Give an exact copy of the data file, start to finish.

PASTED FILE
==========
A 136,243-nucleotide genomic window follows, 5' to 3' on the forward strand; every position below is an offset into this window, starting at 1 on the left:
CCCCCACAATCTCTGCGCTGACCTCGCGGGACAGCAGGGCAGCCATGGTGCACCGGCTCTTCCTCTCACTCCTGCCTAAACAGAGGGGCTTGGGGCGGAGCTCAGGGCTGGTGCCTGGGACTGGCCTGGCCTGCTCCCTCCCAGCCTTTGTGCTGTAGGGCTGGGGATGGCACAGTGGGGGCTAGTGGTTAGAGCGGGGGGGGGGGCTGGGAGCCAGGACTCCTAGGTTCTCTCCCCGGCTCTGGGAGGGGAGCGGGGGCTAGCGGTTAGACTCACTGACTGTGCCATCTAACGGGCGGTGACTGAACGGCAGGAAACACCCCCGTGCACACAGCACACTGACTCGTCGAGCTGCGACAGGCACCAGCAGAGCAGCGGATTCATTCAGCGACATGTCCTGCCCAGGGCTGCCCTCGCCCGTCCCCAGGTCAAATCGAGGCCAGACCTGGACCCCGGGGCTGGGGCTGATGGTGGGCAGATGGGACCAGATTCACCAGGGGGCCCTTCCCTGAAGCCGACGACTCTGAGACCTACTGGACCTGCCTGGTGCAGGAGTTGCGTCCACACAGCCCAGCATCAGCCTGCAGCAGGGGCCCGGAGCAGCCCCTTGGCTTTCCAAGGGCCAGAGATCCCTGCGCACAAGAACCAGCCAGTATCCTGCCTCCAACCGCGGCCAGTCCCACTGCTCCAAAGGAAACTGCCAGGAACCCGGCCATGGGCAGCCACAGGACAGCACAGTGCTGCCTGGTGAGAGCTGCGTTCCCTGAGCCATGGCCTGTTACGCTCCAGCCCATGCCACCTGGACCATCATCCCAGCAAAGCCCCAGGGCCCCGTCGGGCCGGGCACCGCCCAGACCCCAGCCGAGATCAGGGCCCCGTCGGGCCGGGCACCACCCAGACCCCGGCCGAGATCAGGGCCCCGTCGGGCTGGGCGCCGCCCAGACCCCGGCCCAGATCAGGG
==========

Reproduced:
A 136,243-nucleotide genomic window follows, 5' to 3' on the forward strand; every position below is an offset into this window, starting at 1 on the left:
CCCCCACAATCTCTGCGCTGACCTCGCGGGACAGCAGGGCAGCCATGGTGCACCGGCTCTTCCTCTCACTCCTGCCTAAACAGAGGGGCTTGGGGCGGAGCTCAGGGCTGGTGCCTGGGACTGGCCTGGCCTGCTCCCTCCCAGCCTTTGTGCTGTAGGGCTGGGGATGGCACAGTGGGGGCTAGTGGTTAGAGCGGGGGGGGGGGCTGGGAGCCAGGACTCCTAGGTTCTCTCCCCGGCTCTGGGAGGGGAGCGGGGGCTAGCGGTTAGACTCACTGACTGTGCCATCTAACGGGCGGTGACTGAACGGCAGGAAACACCCCCGTGCACACAGCACACTGACTCGTCGAGCTGCGACAGGCACCAGCAGAGCAGCGGATTCATTCAGCGACATGTCCTGCCCAGGGCTGCCCTCGCCCGTCCCCAGGTCAAATCGAGGCCAGACCTGGACCCCGGGGCTGGGGCTGATGGTGGGCAGATGGGACCAGATTCACCAGGGGGCCCTTCCCTGAAGCCGACGACTCTGAGACCTACTGGACCTGCCTGGTGCAGGAGTTGCGTCCACACAGCCCAGCATCAGCCTGCAGCAGGGGCCCGGAGCAGCCCCTTGGCTTTCCAAGGGCCAGAGATCCCTGCGCACAAGAACCAGCCAGTATCCTGCCTCCAACCGCGGCCAGTCCCACTGCTCCAAAGGAAACTGCCAGGAACCCGGCCATGGGCAGCCACAGGACAGCACAGTGCTGCCTGGTGAGAGCTGCGTTCCCTGAGCCATGGCCTGTTACGCTCCAGCCCATGCCACCTGGACCATCATCCCAGCAAAGCCCCAGGGCCCCGTCGGGCCGGGCACCGCCCAGACCCCAGCCGAGATCAGGGCCCCGTCGGGCCGGGCACCACCCAGACCCCGGCCGAGATCAGGGCCCCGTCGGGCTGGGCGCCGCCCAGACCCCGGCCCAGATCAGGG